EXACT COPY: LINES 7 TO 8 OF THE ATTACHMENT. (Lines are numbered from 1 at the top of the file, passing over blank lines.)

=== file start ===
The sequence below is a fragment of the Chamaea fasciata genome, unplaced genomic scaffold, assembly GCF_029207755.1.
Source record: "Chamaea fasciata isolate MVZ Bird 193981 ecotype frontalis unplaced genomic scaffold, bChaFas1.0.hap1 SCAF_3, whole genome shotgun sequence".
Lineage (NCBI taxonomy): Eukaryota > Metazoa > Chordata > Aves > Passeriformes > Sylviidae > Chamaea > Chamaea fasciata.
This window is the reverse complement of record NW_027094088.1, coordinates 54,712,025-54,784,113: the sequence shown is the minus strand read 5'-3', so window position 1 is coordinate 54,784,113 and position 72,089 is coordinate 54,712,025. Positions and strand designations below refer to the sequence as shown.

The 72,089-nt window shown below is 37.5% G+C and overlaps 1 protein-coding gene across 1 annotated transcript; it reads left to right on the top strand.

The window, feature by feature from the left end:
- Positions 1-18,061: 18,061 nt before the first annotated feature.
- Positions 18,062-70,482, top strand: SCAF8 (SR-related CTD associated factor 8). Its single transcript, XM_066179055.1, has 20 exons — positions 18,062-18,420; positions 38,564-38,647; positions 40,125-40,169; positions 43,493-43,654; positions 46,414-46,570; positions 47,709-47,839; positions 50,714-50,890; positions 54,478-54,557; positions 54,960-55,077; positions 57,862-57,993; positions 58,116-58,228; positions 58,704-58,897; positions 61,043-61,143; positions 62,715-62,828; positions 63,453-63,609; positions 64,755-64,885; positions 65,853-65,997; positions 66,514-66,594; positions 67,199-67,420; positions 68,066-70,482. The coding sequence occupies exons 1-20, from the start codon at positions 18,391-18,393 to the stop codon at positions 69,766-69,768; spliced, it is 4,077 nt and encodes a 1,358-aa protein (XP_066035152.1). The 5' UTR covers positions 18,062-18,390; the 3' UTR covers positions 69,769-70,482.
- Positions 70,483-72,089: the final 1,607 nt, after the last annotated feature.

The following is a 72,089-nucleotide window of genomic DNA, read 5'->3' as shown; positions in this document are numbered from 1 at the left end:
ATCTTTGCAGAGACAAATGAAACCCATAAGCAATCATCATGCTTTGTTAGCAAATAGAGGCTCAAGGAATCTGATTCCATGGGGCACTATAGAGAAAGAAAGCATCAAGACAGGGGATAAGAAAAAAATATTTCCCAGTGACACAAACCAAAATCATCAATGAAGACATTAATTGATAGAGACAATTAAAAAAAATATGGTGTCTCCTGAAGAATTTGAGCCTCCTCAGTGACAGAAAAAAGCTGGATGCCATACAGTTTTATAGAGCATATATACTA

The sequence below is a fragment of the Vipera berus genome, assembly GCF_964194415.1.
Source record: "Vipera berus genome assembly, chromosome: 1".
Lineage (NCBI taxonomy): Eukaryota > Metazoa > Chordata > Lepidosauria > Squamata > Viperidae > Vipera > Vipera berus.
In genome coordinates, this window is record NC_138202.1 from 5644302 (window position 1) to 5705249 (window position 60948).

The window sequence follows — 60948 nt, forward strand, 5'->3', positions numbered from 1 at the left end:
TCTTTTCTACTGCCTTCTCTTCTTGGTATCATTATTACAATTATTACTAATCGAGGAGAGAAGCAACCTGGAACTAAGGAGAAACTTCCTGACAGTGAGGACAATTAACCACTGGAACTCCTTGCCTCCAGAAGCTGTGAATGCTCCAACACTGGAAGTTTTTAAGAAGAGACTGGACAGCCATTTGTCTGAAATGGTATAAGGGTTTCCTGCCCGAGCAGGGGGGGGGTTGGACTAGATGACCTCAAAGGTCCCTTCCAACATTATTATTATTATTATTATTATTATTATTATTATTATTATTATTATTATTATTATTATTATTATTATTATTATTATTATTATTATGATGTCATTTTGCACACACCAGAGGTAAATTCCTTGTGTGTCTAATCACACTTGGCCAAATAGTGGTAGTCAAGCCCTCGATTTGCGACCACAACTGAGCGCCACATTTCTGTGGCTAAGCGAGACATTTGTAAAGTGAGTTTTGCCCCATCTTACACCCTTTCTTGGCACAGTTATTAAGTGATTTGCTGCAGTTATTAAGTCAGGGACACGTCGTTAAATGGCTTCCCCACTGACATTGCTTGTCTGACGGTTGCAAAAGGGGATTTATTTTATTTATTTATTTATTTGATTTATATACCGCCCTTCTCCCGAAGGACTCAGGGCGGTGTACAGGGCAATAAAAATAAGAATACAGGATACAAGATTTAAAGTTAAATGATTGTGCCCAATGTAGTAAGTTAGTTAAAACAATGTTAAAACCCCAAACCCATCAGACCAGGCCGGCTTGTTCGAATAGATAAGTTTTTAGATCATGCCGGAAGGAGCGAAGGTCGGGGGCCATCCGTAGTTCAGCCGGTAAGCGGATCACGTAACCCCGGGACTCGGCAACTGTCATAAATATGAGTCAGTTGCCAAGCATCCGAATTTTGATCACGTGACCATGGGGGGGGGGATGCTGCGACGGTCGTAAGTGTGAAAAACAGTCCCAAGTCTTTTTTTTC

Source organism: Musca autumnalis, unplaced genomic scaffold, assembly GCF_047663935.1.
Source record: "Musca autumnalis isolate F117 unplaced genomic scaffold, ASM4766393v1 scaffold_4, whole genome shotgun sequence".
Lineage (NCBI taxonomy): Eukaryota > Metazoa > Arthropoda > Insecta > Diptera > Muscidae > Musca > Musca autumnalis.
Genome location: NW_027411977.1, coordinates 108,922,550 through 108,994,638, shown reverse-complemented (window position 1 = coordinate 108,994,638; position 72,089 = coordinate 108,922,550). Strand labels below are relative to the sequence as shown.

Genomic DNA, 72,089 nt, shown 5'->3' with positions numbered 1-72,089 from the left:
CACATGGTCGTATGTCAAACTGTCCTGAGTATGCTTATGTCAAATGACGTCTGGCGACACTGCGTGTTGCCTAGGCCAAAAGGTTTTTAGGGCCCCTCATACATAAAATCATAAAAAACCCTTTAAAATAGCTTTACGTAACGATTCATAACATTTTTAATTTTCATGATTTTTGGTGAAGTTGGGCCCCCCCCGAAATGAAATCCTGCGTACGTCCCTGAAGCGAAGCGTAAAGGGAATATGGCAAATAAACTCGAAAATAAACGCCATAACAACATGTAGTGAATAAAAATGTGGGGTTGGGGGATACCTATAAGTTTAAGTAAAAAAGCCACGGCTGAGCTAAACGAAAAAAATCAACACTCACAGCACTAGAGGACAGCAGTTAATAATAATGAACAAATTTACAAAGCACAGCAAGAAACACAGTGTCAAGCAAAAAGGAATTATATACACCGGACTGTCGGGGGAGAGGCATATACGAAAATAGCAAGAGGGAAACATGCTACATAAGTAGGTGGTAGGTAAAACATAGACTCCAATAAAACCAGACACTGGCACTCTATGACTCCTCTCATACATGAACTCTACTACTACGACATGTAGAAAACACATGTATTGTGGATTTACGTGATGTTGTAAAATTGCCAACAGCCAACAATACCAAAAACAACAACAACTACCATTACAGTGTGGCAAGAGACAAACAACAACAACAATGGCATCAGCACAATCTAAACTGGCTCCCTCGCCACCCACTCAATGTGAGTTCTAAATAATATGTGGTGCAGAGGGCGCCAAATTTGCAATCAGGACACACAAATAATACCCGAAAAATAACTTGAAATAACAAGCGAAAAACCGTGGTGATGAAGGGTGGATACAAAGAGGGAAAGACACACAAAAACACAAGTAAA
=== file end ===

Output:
- Positions 1-18,061: 18,061 nt before the first annotated feature.
- Positions 18,062-70,482, top strand: SCAF8 (SR-related CTD associated factor 8). Its single transcript, XM_066179055.1, has 20 exons — positions 18,062-18,420; positions 38,564-38,647; positions 40,125-40,169; positions 43,493-43,654; positions 46,414-46,570; positions 47,709-47,839; positions 50,714-50,890; positions 54,478-54,557; positions 54,960-55,077; positions 57,862-57,993; positions 58,116-58,228; positions 58,704-58,897; positions 61,043-61,143; positions 62,715-62,828; positions 63,453-63,609; positions 64,755-64,885; positions 65,853-65,997; positions 66,514-66,594; positions 67,199-67,420; positions 68,066-70,482. The coding sequence occupies exons 1-20, from the start codon at positions 18,391-18,393 to the stop codon at positions 69,766-69,768; spliced, it is 4,077 nt and encodes a 1,358-aa protein (XP_066035152.1). The 5' UTR covers positions 18,062-18,390; the 3' UTR covers positions 69,769-70,482.